Over 90% of Kenya has been deforested. The dangerous combination of logging, charcoal burning and illegal settling will only accelerate forest loss.
Why reforest in Kenya?
Located on the eastern coast of Africa, Kenya is a country famous for its diverse wildlife and wide range of forest types that have long supported its communities. However, in recent decades these forests have experienced extreme environmental degradation. Human activities such as logging, charcoal burning, and illegal settling to create farmland are significant factors of deforestation. This has caused an increase in severe drought and extreme poverty. As a result, Kenya has committed to its reforestation, specifically looking to achieve a 10% forest cover, and we are working closely with the government to help accomplish these commitments.
42% of the population
live below the poverty line
of Kenya is covered with forest
How we started
In late 2019, we started working with the local community, a local forest trust, and regional and national government institutions to establish our office, planting sites, and nurseries. Through their relentless determination to plant trees in Kenya and protect its forest system despite a global pandemic, planting began in March 2020. In that first month, our employees planted over 50,000 trees and since then have continued to increase their planting rate in the Kijabe Forest and along the Northern Coast.
The Great Rift Valley
- In partnership with Kijabe Forest Trust
- Afromontane reforestation and Kenya restoration projects
- Provides habitat for wildlife, sustainable economic opportunities for local families, a reliable water supply, and landslide protection
- In partnership with David Sheldrick Wildlife Trust
- Mangrove and coastal forest habitats
- Provides employment to those living in extreme poverty, in addition to restoring key habitats that support livelihoods and cultural heritage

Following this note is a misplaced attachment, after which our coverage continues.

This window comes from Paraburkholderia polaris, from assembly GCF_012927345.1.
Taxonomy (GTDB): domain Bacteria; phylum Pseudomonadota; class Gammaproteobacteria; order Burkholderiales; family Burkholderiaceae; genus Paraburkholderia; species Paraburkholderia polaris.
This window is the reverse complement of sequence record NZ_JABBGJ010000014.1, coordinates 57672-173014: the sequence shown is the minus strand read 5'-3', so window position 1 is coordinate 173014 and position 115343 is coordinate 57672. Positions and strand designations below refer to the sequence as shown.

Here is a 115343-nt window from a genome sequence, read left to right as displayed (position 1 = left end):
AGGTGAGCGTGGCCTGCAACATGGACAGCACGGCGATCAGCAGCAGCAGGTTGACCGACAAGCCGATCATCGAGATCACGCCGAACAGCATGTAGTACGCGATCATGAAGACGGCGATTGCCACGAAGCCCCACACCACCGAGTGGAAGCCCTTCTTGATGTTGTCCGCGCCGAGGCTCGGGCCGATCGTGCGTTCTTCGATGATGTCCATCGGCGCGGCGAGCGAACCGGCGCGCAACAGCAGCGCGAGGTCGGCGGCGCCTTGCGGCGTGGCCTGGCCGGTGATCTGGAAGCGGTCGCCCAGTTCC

"Only at Eden": pick your battles
Would you rather navigate through hyena territory or python-infested bushes? One of our monitoring employees was scouting an area to determine if we should launch a new tree planting site there. To map the site boundary, he had to crawl through thick bushes. Once he got to the other side, a hyena was sitting right in front of him. Slowly, he backed away from the hyena, then quickly changed his course. As he approached the rocky area, he turned his head and saw a giant python slithering through a bush. At that moment, he had to make a choice: go back to the hyena territory or continue through the python-infested bush. He turned back around and continued through the hyena territory. This is not a decision most people have to make during a typical workday. However, our Kenyan reforestation teams face these types of situations every week.
Our progress to date
By rapidly scaling our teams and tree planting operations, we are now the largest, most efficient reforestation organization in Kenya. With 45 project sites across the country, we are re-establishing a sustainable water supply through protecting and replanting around springs and rivers, restoring critical habitat for wildlife, stabilizing steep slopes prone to landslides, and securing livelihoods.
50 million+ trees
produced, planted, and protected
empowered with fair wages